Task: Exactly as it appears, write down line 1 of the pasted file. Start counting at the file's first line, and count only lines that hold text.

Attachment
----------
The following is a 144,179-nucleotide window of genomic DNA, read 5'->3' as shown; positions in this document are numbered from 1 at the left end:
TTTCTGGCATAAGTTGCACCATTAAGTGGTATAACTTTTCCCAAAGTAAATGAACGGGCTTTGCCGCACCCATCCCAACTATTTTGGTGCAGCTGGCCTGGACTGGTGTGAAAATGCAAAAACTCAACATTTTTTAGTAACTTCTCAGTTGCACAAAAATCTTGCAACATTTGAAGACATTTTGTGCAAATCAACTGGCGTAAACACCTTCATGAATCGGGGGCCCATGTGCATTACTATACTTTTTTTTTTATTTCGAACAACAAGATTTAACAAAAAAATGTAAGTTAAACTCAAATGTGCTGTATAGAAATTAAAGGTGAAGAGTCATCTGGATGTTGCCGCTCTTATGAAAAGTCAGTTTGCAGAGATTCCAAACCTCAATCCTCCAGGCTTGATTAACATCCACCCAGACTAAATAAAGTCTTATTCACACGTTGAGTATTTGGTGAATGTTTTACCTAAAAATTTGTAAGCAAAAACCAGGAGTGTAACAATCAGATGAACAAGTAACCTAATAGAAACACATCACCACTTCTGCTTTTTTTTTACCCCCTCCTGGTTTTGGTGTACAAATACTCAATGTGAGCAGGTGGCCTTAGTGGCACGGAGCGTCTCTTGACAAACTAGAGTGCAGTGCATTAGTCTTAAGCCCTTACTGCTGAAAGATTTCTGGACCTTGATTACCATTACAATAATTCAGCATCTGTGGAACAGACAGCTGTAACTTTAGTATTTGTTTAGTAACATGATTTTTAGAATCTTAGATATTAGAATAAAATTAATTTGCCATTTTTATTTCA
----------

The following is a 144,179-nucleotide window of genomic DNA, read 5'->3' as shown; positions in this document are numbered from 1 at the left end: